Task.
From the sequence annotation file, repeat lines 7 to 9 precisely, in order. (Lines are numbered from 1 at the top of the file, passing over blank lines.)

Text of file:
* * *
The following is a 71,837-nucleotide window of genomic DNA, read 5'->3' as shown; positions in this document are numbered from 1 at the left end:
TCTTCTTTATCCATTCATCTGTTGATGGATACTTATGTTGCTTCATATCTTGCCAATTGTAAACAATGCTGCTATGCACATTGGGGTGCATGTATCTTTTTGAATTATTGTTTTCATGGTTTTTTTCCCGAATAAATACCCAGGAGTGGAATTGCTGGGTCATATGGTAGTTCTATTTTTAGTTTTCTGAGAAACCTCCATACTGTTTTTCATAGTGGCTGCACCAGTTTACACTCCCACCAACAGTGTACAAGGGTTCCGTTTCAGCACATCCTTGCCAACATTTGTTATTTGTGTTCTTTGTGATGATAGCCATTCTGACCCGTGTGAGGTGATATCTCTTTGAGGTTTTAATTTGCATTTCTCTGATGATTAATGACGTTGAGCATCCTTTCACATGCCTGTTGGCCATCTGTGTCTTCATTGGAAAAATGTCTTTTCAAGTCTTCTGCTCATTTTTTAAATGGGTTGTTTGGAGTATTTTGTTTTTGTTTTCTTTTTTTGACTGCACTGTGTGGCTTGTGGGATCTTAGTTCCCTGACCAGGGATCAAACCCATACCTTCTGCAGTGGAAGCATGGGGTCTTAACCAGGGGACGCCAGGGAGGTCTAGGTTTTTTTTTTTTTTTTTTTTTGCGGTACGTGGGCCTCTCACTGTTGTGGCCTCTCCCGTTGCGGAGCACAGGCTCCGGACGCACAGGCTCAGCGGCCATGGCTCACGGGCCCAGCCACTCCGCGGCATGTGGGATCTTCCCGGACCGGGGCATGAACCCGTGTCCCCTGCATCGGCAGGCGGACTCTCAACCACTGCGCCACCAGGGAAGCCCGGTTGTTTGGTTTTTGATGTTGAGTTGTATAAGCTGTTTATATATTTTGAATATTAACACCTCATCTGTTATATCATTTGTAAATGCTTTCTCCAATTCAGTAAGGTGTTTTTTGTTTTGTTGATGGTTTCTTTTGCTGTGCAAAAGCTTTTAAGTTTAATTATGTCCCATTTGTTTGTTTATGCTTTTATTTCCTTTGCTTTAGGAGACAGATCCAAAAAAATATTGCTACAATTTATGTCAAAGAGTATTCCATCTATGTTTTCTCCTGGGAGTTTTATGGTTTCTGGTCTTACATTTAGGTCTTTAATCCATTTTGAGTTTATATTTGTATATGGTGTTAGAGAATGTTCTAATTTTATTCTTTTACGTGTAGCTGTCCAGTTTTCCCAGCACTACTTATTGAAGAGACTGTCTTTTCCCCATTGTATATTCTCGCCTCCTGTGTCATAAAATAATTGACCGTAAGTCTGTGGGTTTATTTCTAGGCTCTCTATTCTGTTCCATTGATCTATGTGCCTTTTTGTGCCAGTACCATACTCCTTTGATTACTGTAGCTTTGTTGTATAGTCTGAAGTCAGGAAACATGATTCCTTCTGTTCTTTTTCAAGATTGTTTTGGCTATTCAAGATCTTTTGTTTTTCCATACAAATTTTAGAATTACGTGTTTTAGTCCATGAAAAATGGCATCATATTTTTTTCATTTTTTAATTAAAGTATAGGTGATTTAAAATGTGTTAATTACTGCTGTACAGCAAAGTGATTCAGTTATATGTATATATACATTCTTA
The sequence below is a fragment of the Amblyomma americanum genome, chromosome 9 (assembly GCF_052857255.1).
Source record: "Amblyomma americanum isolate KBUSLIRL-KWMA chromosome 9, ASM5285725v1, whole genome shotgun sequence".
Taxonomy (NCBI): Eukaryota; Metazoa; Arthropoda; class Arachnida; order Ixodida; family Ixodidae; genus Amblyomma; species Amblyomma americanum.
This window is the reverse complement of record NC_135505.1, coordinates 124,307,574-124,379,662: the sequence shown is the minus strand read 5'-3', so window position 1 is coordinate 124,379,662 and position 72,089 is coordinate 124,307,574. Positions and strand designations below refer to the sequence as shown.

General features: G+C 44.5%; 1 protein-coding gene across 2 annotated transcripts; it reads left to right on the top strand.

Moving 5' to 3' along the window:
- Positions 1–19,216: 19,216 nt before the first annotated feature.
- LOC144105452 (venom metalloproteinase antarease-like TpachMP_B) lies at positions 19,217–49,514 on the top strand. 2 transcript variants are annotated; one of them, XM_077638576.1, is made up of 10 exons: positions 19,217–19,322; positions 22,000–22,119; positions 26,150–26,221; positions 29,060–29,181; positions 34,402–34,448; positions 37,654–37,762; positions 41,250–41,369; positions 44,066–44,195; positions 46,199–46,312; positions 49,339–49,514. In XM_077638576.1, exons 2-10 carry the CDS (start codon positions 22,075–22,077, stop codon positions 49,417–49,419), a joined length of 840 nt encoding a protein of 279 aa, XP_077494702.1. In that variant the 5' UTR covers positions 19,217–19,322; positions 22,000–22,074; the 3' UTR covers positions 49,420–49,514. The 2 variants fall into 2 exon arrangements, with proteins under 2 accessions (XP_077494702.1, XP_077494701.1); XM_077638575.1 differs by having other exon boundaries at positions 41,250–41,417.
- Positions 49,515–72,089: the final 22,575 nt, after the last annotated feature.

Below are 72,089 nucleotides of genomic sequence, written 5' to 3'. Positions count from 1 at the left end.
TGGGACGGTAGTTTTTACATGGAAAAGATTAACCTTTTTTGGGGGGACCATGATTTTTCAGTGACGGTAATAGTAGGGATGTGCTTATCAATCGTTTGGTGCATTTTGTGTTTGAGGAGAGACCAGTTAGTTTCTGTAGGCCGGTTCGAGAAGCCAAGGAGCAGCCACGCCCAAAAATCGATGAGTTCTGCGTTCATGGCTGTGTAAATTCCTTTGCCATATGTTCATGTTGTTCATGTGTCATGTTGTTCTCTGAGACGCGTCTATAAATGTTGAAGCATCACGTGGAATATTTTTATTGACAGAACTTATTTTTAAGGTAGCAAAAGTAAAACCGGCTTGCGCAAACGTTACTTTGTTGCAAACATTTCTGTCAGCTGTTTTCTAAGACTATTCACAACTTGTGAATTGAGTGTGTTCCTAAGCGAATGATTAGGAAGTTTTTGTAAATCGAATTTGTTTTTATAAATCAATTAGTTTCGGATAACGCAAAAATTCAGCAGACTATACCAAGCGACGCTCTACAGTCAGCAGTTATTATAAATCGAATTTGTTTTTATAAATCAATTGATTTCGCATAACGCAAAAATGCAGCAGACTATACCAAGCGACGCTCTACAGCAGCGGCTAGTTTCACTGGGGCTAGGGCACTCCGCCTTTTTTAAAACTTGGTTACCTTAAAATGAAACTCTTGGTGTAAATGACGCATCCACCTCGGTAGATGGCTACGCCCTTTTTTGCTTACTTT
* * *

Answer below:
General features: G+C 44.5%; 1 protein-coding gene across 2 annotated transcripts; it reads left to right on the top strand.

Moving 5' to 3' along the window:
- Positions 1–19,216: 19,216 nt before the first annotated feature.